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Toxins 2018, 10(11), 456; https://doi.org/10.3390/toxins10110456

Buzz Kill: Function and Proteomic Composition of Venom from the Giant Assassin Fly Dolopus genitalis (Diptera: Asilidae)

1
Institute for Molecular Bioscience, The University of Queensland, St Lucia, QLD 4072, Australia
2
Venom Evolution Lab, School of Biological Sciences, The University of Queensland, St Lucia, QLD 4072, Australia
3
Centre for Advanced Imaging, The University of Queensland, St Lucia, QLD 4072, Australia
4
School of Pharmacy, The University of Queensland, Woolloongabba, QLD 4102, Australia
These authors contributed equally to this work.
*
Authors to whom correspondence should be addressed.
Received: 11 October 2018 / Revised: 31 October 2018 / Accepted: 1 November 2018 / Published: 5 November 2018
(This article belongs to the Section Animal Venoms)
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Abstract

Assassin flies (Diptera: Asilidae) inject paralysing venom into insect prey during hunting, but their venoms are poorly characterised in comparison to those produced by spiders, scorpions, or hymenopteran insects. Here we investigated the composition of the venom of the giant Australian assassin fly Dolopus genitalis using a combination of insect microinjection assays, calcium imaging assays of mammalian sensory neurons, proteomics and transcriptomics. Injection of venom into blowflies (Lucilia cuprina) produced rapid contractile paralysis (PD50 at 1 min = 3.1 μg per fly) followed by death, and also caused immediate activation of mouse dorsal root ganglion neurons (at 50 ng/μL). These results are consistent with venom use for both prey capture and predator deterrence. Paragon searches of tandem mass spectra of venom against a translated thoracic gland RNA-Seq database identified 122 polypeptides present in the venom, including six linear and 21 disulfide-rich peptides. Some of these disulfide-rich peptides display sequence homology to peptide families independently recruited into other animal venoms, including inhibitor cystine knots, cystine-stabilised α/β defensins, Kazal peptides, and von Willebrand factors. Numerous enzymes are present in the venom, including 35 proteases of the S1 family, proteases of the S10, C1A, M12A, M14, and M17 families, and phosphatase, amylase, hydrolase, nuclease, and dehydrogenase-like proteins. These results highlight convergent molecular evolution between the assassin flies and other venomous animals, as well as the unique and rich molecular composition of assassin fly venom.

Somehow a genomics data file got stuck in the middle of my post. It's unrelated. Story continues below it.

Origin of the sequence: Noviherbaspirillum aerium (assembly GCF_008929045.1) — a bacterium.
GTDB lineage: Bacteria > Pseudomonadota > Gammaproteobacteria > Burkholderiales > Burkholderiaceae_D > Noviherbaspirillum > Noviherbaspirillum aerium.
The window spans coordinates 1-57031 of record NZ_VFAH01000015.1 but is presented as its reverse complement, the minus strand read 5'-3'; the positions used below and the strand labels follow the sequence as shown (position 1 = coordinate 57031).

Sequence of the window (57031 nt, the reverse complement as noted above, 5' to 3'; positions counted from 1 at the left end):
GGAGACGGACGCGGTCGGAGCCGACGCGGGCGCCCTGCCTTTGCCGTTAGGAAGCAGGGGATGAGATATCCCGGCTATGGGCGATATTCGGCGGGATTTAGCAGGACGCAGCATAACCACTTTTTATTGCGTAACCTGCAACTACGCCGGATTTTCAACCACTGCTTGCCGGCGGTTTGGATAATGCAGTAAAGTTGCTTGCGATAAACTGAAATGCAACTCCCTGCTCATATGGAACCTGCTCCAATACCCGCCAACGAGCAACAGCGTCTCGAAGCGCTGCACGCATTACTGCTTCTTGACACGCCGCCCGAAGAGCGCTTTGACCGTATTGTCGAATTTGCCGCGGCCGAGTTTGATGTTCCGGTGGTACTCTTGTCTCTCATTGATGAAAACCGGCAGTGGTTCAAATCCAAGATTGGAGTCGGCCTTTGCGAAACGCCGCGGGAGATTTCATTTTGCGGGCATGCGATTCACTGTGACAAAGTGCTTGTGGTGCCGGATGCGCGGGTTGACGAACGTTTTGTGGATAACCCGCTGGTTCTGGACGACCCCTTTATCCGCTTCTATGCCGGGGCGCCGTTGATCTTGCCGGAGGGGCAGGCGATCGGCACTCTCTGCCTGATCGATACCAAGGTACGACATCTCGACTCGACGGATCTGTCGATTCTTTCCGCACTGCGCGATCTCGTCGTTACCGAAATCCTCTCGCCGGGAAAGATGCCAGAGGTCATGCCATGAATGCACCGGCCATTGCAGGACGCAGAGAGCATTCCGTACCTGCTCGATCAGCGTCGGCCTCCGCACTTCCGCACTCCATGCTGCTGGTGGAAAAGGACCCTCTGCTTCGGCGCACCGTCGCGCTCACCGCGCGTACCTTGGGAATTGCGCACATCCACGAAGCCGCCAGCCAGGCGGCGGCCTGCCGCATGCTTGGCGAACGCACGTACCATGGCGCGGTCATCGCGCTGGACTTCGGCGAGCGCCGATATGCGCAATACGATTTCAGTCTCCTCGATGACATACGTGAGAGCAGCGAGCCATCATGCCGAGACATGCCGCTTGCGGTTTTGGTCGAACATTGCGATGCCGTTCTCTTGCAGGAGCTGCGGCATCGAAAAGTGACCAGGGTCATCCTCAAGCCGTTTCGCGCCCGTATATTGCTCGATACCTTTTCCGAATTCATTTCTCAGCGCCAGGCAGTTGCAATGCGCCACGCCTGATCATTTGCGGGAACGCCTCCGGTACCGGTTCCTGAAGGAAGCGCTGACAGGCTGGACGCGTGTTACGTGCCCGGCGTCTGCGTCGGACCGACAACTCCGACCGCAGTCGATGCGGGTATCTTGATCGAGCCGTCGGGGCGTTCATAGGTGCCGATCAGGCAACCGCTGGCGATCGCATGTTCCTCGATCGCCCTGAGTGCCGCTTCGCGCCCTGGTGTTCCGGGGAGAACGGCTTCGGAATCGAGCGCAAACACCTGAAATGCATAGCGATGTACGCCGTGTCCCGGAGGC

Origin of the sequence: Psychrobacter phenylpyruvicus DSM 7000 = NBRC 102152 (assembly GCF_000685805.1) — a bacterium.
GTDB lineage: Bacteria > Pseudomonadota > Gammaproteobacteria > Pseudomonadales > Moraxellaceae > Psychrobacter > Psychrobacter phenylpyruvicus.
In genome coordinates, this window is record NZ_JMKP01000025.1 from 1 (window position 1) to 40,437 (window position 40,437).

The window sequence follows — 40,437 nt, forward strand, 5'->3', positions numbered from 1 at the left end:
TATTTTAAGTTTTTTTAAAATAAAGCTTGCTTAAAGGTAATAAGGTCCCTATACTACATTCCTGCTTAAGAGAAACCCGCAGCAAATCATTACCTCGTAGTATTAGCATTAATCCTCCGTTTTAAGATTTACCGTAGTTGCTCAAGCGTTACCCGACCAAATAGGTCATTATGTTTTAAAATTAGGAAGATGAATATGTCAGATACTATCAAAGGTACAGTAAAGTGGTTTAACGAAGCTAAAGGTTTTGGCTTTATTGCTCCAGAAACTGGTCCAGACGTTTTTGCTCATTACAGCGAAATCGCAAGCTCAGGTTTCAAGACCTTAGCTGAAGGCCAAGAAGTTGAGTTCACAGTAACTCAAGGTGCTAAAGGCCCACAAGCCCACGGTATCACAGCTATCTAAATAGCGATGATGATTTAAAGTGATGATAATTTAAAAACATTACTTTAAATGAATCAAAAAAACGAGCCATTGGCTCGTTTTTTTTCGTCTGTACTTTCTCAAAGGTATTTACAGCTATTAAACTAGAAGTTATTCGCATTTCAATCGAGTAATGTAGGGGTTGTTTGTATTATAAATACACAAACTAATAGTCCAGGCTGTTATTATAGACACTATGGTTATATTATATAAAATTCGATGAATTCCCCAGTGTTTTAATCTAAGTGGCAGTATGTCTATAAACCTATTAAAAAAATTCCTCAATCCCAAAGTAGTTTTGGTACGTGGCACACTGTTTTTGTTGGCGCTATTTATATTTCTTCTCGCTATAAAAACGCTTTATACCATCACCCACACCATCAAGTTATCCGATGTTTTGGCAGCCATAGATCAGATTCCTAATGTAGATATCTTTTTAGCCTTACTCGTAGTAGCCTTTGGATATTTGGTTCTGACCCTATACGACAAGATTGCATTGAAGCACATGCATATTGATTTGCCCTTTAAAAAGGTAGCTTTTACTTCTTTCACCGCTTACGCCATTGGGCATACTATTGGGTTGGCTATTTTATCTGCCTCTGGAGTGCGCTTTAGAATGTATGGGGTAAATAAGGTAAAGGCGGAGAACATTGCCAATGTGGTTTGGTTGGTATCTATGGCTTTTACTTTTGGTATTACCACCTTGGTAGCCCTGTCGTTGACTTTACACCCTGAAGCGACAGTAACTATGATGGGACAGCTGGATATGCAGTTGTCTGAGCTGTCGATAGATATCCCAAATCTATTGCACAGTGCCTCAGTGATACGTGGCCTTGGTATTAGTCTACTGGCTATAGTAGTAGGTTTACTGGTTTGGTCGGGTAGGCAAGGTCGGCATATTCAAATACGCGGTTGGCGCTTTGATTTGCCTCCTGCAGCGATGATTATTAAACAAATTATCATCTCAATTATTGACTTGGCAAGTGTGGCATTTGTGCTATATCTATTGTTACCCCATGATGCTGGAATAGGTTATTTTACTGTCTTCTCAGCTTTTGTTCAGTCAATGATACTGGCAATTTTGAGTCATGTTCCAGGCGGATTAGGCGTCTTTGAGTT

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Keywords: venom; peptide; defensin; Asilidae; Diptera; insect venom; Asilidin; inhibitor cystine knot; extra-oral digestion venom; peptide; defensin; Asilidae; Diptera; insect venom; Asilidin; inhibitor cystine knot; extra-oral digestion
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This is an open access article distributed under the Creative Commons Attribution License which permits unrestricted use, distribution, and reproduction in any medium, provided the original work is properly cited (CC BY 4.0).

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Walker, A.A.; Dobson, J.; Jin, J.; Robinson, S.D.; Herzig, V.; Vetter, I.; King, G.F.; Fry, B.G. Buzz Kill: Function and Proteomic Composition of Venom from the Giant Assassin Fly Dolopus genitalis (Diptera: Asilidae). Toxins 2018, 10, 456.

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